Paul Monty

Crediting Paul Monty’s Vision

The Birth of the Mideastern Dance Seminar

by Morocco

The average skill level and seriousness of non-“native” dancers, teachers and students in the field of Oriental and Mideastern/North African folk dance seminars and performances is far greater than when I started teaching seminars in 1974, and the level of proficiency expected for “entry level” gigs today is much higher than when I started performing in 1960. Although there are still “pockets of voluntary ignorance” today, Oriental dance is now accepted and appreciated by a far wider audience than 35 years ago, and it is growing even as I write. I believe, with all my heart, that all of this progress in our field would not have been attained, nor would any of the “old guard master teachers” be who we’ve become, were it not for a wonderful, loving, nurturing visionary: Dr. Paul Monty.

Dr. Paul Monty

Nowadays, 95% of my work is in venues that would not have let an Oriental dancer in the door 35 years ago, when I started in this field. Then, there were only two avenues for Oriental dance. The choice was either “ethnic” ­— small “mom and pop” restaurants, clubs and family or group celebrations — or (unbeknownst to me at the time) “girlie-girlie” — burlesque and other fantasy places catering to the lowest common denominator, such as convention parties and stag shows.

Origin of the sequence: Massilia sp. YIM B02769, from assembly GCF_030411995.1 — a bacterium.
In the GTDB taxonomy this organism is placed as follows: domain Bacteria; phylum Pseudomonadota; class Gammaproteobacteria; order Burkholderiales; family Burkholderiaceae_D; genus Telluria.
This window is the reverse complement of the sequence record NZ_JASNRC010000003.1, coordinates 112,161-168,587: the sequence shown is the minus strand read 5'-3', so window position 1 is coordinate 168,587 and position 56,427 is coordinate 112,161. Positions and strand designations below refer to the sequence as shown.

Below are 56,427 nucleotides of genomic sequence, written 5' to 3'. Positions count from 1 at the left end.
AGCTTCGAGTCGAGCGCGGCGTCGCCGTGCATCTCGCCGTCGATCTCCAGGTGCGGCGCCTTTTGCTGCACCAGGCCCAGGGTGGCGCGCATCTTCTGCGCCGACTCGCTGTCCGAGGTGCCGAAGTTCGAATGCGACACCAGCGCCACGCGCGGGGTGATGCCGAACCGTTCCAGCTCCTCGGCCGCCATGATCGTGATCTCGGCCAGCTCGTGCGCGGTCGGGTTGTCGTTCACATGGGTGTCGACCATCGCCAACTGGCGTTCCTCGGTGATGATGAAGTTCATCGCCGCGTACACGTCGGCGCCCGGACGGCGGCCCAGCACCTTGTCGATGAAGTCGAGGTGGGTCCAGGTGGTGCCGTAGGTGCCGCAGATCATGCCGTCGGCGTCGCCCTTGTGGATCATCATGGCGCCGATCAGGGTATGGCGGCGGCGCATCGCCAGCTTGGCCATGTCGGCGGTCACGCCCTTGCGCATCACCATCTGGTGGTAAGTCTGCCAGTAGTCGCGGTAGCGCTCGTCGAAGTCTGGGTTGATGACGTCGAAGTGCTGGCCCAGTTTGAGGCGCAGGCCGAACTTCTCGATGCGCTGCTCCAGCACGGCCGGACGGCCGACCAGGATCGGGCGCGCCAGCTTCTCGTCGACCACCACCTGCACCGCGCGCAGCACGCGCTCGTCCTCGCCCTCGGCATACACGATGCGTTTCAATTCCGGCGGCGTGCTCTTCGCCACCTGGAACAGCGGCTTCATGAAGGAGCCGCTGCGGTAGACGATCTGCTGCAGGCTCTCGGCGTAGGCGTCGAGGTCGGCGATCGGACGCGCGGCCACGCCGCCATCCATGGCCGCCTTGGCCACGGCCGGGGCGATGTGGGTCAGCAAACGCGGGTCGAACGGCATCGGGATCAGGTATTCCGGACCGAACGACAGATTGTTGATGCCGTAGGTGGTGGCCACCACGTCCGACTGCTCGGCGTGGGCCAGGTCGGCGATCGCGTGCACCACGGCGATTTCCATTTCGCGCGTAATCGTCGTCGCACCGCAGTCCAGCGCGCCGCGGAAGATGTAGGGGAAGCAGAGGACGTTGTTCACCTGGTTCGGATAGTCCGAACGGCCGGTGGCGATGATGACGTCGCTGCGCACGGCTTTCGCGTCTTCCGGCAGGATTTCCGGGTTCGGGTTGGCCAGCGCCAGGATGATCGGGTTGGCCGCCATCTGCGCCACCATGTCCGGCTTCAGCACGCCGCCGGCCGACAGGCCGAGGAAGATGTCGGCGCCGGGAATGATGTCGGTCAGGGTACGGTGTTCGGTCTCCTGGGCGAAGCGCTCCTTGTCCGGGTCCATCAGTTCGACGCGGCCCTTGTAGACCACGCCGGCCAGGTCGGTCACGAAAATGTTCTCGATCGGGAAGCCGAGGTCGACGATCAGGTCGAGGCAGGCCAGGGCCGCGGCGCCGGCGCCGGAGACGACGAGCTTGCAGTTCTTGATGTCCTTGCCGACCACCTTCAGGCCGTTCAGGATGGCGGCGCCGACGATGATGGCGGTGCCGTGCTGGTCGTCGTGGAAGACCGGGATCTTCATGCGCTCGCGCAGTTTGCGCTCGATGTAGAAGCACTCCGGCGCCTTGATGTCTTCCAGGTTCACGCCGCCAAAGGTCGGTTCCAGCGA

Surprised and saddened by the misconceptions and misinterpretation of our dance form, and, by extension, of me and my moral character, by the non-informed American public, including friends in other dance forms, I sought other, wider venues to show the public the results of my research into the origins and history of Oriental dance and its artistic validity and beauty. I never saw so many closed attitudes in my life.

In the ’60’s, there were no publications in our field. It wasn’t even considered a field, just another bit of titillating “exotica.” When I wrote my first article in 1964, you could have papered my walls with the “thank you, very well-written, but subject inappropriate, send something else” letters. Sexology was the only magazine that would buy it; not too long thereafter, Medical Dimensions published a shorter version.